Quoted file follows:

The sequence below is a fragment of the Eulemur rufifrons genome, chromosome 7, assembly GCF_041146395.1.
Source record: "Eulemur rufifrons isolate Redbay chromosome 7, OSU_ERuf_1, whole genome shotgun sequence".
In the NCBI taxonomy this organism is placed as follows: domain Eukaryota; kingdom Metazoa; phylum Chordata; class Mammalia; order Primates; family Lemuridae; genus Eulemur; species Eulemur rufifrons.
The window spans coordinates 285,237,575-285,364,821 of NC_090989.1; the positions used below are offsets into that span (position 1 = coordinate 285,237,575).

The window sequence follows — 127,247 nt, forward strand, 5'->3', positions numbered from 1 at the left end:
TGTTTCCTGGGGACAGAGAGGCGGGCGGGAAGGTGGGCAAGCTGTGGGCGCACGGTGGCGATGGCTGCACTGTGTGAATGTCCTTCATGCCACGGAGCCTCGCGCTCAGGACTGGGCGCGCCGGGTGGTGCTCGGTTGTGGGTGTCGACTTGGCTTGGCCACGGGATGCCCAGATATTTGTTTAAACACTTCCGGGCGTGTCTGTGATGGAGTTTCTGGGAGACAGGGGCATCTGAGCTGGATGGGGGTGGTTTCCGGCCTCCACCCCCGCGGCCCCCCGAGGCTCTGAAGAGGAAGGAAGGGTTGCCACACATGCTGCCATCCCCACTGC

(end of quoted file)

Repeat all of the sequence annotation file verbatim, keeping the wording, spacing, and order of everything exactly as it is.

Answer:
The sequence below is a fragment of the Eulemur rufifrons genome, chromosome 7, assembly GCF_041146395.1.
Source record: "Eulemur rufifrons isolate Redbay chromosome 7, OSU_ERuf_1, whole genome shotgun sequence".
In the NCBI taxonomy this organism is placed as follows: domain Eukaryota; kingdom Metazoa; phylum Chordata; class Mammalia; order Primates; family Lemuridae; genus Eulemur; species Eulemur rufifrons.
The window spans coordinates 285,237,575-285,364,821 of NC_090989.1; the positions used below are offsets into that span (position 1 = coordinate 285,237,575).

The window sequence follows — 127,247 nt, forward strand, 5'->3', positions numbered from 1 at the left end:
TGTTTCCTGGGGACAGAGAGGCGGGCGGGAAGGTGGGCAAGCTGTGGGCGCACGGTGGCGATGGCTGCACTGTGTGAATGTCCTTCATGCCACGGAGCCTCGCGCTCAGGACTGGGCGCGCCGGGTGGTGCTCGGTTGTGGGTGTCGACTTGGCTTGGCCACGGGATGCCCAGATATTTGTTTAAACACTTCCGGGCGTGTCTGTGATGGAGTTTCTGGGAGACAGGGGCATCTGAGCTGGATGGGGGTGGTTTCCGGCCTCCACCCCCGCGGCCCCCCGAGGCTCTGAAGAGGAAGGAAGGGTTGCCACACATGCTGCCATCCCCACTGC